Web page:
OpenJurist

63 F3d 889 United States v. Robinson

63 F.3d 889

95 Cal. Daily Op. Serv. 6572, 95 Daily Journal
D.A.R. 11,219
UNITED STATES of America, Plaintiff-Appellee,
v.
Kyle Torbin ROBINSON, Defendant-Appellant.

No. 94-50498.

United States Court of Appeals, Ninth Circuit.

Argued and Submitted June 9, 1995.

Decided Aug. 21, 1995.

D. Wayne Brechtel, Solana Beach, CA, for defendant-appellant.

Jay Alvarez, Asst. U.S. Atty., San Diego, CA, for plaintiff-appellee.

Appeal from the United States District Court for the Southern District of California.

Before: FLETCHER, WIGGINS, and FERNANDEZ, Circuit Judges.

WIGGINS, Circuit Judge:

FACTS

1

On six occasions between February 1993 and January 1994, computer-related items were stolen from offices at the Emergency Operation Facility ("EOF") of the Southern California Edison San Onofre Nuclear Generator Site ("SONGS"). The nature of the thefts suggested an inside job, and in early 1994, the investigation focused on defendant-appellant Kyle T. Robinson, who was a security officer at the EOF.

2

The FBI later discovered that Robinson had pawned several items that had been stolen from SONGS. A subsequent warrant search of Robinson's home recovered three of SONGS' stolen VCRs. Investigators also traced a pawn ticket bearing Robinson's name to King's Pawn Shop and recovered all the equipment that had been stolen in the sixth theft. Employees and records at the pawn shop verified that Robinson had pawned the equipment and had pawned computer equipment on two previous occasions that coincided with other thefts at SONGS. Most of the stolen equipment ultimately was recovered.

3

Robinson was indicted on six counts of theft, and a jury convicted him on March 2, 1994 of all six counts. Following a sentencing hearing on August 8, 1994, the district court adopted the presentence report ("PSR"). Accordingly, the court determined Robinson's base offense level under U.S.S.G. Sec. 2B1.1(b)(1)(G) (Nov.1993) and applied several sentencing enhancements, including a two-level enhancement for obstruction of justice. The court sentenced Robinson to 24 months imprisonment and a three-year term of supervised release. Robinson timely appeals his sentence only. We have jurisdiction pursuant to 28 U.S.C. Sec. 1291. We remand for resentencing.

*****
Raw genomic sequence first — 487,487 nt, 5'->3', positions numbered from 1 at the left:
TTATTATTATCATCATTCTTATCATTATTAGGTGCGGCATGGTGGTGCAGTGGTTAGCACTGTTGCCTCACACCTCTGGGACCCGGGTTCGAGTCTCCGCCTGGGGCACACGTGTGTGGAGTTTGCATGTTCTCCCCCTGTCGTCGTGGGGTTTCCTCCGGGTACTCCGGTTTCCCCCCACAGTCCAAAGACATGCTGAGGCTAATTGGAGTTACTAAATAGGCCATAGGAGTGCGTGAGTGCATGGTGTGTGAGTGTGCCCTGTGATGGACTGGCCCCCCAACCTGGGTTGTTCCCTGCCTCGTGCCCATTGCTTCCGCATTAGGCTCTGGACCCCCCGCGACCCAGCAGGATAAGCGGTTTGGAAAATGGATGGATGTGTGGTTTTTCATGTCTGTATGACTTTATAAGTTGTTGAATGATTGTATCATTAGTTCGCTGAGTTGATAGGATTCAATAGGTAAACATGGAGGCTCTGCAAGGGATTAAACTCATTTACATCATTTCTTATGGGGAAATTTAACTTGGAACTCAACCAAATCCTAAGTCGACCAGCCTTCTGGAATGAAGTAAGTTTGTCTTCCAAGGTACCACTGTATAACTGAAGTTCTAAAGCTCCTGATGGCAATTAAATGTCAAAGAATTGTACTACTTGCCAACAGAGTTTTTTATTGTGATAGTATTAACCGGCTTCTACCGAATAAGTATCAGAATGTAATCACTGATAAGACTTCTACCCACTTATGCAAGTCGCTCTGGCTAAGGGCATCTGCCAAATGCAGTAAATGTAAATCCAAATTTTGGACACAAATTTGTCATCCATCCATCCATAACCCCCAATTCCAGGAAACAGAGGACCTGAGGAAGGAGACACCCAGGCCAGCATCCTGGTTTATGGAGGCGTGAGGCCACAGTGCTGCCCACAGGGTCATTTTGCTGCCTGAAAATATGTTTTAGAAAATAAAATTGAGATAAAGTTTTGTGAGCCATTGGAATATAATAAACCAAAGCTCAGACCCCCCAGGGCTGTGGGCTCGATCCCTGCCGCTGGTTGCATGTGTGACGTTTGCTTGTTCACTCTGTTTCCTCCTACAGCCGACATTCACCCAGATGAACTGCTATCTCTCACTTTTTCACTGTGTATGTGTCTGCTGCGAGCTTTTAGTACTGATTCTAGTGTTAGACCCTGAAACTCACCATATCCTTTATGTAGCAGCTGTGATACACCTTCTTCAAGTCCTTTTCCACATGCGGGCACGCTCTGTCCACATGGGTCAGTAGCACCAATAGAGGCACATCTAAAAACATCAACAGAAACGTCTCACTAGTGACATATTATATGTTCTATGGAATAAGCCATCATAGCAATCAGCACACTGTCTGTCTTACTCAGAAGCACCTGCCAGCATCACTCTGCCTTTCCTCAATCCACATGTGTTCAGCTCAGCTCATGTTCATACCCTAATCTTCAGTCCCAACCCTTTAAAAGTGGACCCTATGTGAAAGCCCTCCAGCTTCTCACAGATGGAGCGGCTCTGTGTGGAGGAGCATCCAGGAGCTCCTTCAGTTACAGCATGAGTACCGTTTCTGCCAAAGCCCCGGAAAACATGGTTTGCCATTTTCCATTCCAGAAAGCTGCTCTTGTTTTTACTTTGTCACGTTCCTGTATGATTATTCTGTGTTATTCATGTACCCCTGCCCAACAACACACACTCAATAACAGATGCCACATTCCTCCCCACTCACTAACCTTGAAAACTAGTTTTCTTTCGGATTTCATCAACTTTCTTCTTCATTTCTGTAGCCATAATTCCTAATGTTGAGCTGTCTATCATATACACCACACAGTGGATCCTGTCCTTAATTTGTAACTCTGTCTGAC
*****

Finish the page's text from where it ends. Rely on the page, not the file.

DISCUSSION

I. STANDARD OF REVIEW

4

The district court's application of the Sentencing Guidelines is reviewed de novo. United States v. Buenrostro-Torres, 24 F.3d 1173, 1174 (9th Cir.1994). The court's underlying factual findings are reviewed for clear error. United States v. Wilson, 900 F.2d 1350, 1355 (9th Cir.1990).

II. BASE OFFENSE LEVEL

5

Robinson's base offense level is determined under U.S.S.G. Sec. 2B1.1. That section provides for increases in the defendant's base offense level depending on the amount of loss caused by the defendant's thefts. As urged by the government during the sentencing hearing, and as recommended by the PSR, the sentencing court found that the value of the stolen items was $25,576. Accordingly, the court increased Robinson's base offense level by six levels pursuant to U.S.S.G. Sec. 2B1.1(b)(1)(G).

6

Robinson argues that the value of the stolen items was only $13,755, and that his base offense level therefore should have been increased by only five levels under U.S.S.G. Sec. 2B1.1(b)(1)(F). The government now concedes that the stolen property was only worth between $10,000 and $20,000, and that Robinson's six-level increase was an error.

7

The government argues, however, that we need not remand for resentencing because the sentencing court's error is harmless. Assuming the sentencing court made no other errors, Robinson's sentencing range based on the correct valuation of the stolen items would have been 18 to 24 months, instead of 21 to 27 months. According to the government, because Robinson's 24-month sentence falls within the overlap of the two ranges, any sentencing error under section 2B1.1 was harmless. We disagree.